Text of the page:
The DVD Report #635

Magnificent Obsession, from Lloyd C. Douglas’ best-selling novel, was a huge hit for Universal when the studio first made it in 1935 as a vehicle for Irene Dunne and Robert Taylor, directed by John M. Stahl. It became an even bigger hit in 1954 when Universal remade it as a vehicle for Jane Wyman and Rock Hudson, directed by Douglas Sirk.

Both Criterion’s original DVD in 2006 and their new 2019 Blu-ray release contain both films, although advertising for the set, including the DVD and Blu-ray covers, is for the 1954 version only. This is in complete opposition to Universal’s own dual 2008 DVD and subsequent 2017 Blu-ray releases of Stahl’s 1934 version of Imitation of Life and Sirk’s 1959 remake, for which both versions were given equal promotion.

Sirk, whose credits also include All That Heaven Allows, Written on the Wind, and The Tarnished Angels, long ago became a cult figure, but Stahl, whose credits also include Holy Matrimony, The Keys of the Kingdom, and Leave Her to Heaven, was an equally fine director whose films deserve the same level of respect and interest that Sirk’s now command.

Having watched both versions of Magnificent Obsession in the new Criterion release, my impression is that the Blu-ray restoration of Sirk’s color version doesn’t really add a lot to the previous DVD release, but the restoration given Stahl’s black-and-white version really pops in its shimmering upgrade to Blu-ray.

Author Douglas, a former minister turned writer, is best remembered for The Robe, which in 1953 became the first film released in Cinemascope spurring renewed interest in Magnificent Obsession. The remake made a top box-office star of Hudson as the playboy-turned-surgeon and earned Wyman an Oscar nomination as the woman whose husband’s death was due in part to Hudson’s drunkenness and who is later responsible for the accident in which she is blinded. It’s pure soap opera but played with consummate skill by the stars as well as Agnes Moorehead, Barbara Rush, and Otto Kruger in support that you tend overlook its shortcomings. Sara Haden, Anita Louise, and Ralph Morgan had those parts in the 1935 version in support of Taylor as the playboy and Dunne as the victim.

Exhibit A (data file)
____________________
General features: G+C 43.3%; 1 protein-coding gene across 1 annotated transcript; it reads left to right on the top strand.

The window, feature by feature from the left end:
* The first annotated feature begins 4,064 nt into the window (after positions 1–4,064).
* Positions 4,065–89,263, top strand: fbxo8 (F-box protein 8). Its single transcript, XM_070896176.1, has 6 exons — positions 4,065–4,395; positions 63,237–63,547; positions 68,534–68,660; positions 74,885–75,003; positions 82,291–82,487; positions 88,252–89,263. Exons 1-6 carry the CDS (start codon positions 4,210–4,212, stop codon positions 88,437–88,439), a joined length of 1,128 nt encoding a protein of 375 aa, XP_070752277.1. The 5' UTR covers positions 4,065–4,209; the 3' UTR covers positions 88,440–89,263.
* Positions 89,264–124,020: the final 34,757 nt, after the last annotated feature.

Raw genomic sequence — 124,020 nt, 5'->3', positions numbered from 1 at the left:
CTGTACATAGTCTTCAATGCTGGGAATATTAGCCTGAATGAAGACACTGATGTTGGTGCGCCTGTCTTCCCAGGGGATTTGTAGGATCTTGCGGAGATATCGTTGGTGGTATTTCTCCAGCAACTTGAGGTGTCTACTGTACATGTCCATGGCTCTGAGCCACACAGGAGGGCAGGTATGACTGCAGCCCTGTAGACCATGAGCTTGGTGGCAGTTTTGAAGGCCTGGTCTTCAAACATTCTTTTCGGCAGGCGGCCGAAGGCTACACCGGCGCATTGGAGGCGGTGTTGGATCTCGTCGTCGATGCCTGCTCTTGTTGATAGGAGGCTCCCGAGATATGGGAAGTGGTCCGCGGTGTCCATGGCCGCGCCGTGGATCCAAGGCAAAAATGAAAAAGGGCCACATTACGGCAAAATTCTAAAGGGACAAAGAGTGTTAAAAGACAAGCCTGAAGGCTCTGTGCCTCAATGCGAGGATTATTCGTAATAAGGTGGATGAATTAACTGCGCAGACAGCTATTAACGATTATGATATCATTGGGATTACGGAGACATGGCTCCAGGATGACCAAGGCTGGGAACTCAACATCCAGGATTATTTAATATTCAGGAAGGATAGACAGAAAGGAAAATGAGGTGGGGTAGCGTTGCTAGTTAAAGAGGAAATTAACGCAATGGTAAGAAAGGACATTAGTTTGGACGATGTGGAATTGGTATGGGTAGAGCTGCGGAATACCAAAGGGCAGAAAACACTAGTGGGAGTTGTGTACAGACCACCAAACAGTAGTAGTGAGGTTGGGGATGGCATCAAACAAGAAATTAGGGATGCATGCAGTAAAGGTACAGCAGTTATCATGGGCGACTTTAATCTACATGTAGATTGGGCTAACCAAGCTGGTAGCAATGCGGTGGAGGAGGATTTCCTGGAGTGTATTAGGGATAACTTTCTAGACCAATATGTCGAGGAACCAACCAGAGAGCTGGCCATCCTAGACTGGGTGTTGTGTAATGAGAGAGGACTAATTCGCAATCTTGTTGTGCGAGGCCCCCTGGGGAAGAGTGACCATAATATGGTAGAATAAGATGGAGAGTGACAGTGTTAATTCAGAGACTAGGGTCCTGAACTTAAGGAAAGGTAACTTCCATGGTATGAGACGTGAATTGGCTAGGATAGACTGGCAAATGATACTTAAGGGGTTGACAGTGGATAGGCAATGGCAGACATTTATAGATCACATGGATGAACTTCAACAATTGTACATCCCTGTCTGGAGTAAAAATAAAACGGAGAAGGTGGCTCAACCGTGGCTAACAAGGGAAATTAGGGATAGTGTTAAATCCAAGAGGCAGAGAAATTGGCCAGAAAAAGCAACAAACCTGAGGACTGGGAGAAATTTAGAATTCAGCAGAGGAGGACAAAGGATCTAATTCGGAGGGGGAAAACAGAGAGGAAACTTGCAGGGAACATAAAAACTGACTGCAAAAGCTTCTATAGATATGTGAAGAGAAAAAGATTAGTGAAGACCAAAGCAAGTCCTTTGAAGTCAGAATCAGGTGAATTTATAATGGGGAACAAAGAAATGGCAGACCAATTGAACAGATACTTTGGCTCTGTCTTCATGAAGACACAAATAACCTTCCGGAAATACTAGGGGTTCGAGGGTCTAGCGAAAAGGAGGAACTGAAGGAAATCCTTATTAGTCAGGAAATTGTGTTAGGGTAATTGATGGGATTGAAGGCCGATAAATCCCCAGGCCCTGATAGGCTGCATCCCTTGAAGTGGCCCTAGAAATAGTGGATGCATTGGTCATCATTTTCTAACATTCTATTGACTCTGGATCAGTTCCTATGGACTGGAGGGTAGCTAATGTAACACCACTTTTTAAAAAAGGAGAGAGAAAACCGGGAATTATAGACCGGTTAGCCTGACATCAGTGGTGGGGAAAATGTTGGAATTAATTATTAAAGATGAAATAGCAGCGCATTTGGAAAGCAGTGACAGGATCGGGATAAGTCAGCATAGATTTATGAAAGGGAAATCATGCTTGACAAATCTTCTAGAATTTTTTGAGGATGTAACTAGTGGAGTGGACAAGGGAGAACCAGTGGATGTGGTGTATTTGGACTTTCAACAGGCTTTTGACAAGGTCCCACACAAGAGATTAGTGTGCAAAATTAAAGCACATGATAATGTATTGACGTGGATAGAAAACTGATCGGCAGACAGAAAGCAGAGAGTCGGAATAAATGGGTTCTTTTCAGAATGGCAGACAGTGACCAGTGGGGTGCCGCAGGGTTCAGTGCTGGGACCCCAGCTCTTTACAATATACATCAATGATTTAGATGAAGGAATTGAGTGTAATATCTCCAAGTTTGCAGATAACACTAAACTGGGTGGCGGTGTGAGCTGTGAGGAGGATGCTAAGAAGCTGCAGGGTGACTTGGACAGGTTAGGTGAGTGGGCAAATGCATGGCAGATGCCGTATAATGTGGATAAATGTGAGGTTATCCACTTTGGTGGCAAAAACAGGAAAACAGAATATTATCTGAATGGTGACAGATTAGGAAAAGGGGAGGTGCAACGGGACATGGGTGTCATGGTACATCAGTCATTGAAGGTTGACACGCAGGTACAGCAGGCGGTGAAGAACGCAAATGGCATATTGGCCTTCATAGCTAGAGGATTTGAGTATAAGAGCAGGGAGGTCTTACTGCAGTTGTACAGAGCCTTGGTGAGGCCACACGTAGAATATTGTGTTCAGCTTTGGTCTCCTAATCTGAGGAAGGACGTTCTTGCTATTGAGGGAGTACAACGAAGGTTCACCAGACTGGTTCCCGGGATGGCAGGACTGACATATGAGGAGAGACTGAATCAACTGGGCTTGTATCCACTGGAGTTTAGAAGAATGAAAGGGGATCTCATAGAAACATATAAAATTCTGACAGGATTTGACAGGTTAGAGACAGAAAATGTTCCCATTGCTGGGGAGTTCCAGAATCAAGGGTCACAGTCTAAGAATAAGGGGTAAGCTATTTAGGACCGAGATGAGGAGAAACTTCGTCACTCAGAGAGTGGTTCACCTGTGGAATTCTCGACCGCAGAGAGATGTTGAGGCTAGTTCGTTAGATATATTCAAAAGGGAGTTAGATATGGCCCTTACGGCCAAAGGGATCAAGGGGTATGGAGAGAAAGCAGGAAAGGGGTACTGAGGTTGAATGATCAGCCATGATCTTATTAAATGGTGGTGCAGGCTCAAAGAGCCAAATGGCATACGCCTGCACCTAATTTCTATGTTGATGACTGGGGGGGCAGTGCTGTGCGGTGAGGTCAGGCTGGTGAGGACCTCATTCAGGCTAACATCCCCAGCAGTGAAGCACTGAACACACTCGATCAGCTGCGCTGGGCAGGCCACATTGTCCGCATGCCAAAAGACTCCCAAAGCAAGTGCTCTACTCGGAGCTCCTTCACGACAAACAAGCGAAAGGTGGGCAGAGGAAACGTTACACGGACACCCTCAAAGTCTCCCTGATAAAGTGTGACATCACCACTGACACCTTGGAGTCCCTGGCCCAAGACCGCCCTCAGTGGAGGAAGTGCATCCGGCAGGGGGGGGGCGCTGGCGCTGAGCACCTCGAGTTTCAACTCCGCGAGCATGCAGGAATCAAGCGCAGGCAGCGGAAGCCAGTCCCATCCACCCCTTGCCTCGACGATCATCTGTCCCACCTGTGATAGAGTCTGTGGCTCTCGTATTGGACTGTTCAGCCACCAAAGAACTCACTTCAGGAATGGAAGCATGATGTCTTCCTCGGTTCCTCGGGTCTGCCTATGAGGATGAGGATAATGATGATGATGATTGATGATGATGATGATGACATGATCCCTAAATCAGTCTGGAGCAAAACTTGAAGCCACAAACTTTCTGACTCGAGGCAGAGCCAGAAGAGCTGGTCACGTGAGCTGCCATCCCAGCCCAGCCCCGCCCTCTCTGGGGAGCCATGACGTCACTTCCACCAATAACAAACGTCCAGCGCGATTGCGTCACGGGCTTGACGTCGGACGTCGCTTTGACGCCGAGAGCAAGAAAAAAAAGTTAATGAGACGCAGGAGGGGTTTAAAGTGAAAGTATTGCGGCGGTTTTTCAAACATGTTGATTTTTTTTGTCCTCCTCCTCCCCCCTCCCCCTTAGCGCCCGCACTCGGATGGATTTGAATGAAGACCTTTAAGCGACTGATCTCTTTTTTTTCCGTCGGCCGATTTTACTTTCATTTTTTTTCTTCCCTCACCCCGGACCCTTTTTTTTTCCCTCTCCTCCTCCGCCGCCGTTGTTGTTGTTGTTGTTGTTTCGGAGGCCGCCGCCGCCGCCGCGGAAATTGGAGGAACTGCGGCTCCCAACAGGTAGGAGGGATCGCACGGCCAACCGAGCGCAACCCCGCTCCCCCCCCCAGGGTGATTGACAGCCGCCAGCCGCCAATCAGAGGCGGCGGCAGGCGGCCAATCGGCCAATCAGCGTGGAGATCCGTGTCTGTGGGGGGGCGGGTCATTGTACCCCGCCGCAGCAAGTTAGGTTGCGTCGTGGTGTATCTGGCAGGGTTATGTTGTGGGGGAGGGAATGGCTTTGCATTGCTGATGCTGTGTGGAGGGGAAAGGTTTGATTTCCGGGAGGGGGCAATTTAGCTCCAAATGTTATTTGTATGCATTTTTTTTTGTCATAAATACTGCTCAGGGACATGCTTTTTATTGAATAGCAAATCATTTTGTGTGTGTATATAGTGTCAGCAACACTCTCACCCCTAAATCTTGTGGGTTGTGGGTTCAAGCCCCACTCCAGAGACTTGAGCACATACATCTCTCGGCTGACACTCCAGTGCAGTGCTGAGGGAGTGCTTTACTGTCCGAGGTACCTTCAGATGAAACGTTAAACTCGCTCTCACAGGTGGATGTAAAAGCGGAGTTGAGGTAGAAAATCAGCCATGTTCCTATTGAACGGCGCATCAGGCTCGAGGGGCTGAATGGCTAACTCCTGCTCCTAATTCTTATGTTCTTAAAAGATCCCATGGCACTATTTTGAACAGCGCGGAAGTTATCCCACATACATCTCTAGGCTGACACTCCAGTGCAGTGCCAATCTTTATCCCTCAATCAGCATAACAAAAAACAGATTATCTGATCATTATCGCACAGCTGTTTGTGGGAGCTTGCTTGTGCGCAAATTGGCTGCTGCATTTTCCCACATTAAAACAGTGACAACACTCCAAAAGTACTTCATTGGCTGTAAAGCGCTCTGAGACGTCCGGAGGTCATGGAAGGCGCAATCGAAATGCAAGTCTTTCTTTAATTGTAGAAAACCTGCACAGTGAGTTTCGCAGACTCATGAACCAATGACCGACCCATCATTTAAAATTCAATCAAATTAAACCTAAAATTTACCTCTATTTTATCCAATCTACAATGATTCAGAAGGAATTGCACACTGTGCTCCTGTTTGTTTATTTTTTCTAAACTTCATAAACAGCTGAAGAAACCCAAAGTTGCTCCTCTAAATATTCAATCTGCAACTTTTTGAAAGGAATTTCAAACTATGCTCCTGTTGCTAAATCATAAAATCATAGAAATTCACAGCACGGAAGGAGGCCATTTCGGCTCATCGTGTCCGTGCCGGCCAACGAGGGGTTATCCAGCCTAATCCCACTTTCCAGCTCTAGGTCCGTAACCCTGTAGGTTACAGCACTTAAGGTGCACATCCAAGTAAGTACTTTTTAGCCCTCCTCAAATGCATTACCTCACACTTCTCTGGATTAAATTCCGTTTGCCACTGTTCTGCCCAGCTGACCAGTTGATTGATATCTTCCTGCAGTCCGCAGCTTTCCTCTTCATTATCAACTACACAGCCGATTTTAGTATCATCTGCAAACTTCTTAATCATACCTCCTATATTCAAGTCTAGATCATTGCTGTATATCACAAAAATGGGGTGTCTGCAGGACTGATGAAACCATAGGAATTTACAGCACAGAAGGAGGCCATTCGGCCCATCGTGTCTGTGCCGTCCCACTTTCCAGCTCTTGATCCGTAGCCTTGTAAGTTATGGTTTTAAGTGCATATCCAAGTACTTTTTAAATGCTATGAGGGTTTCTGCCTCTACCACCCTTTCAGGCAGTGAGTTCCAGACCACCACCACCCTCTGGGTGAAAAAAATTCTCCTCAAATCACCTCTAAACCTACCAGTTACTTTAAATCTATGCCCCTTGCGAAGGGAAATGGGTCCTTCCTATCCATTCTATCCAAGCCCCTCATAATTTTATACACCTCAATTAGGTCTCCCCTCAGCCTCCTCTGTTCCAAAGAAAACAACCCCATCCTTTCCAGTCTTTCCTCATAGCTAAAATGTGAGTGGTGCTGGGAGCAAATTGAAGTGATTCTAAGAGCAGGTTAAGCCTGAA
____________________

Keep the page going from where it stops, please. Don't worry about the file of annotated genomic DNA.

Douglas himself did not like the 1935 version, which dumped most of his spiritual tropes, concentrating instead on the implausible soap opera events of the story. The author, who died in 1951, wouldn’t have been any happier with the remake which was culled from the screenplay for the first film rather than the source novel.

Most critics give the edge to Wyman over Dunne as having given the better performance, noting her Oscar nomination as proof, but Dunne was equally fine. Although she wasn’t nominated for her performance in the film released in Los Angeles in 1936, Dunne also had Show Boat and Theodora Goes Wild in release that year, earning an Oscar nomination for the latter instead.

Advertised as the first great movie musical of the 1970s upon its release in 1969, Sweet Charity was not that. It was, in fact, a great big flop, although there were those who admired Bob Fosse’s direction and Shirley MacLaine’s star performance.

MacLaine sings and dances her heart out in scenes that go on a bit much in this musical remake of Federico Fellini’s The Nights of Cabiria, but her character lacks the poignancy and ultimately the believability of Giulietta Masina’s heartfelt portrayal of the Italian prostitute, turned into a dance hall girl here.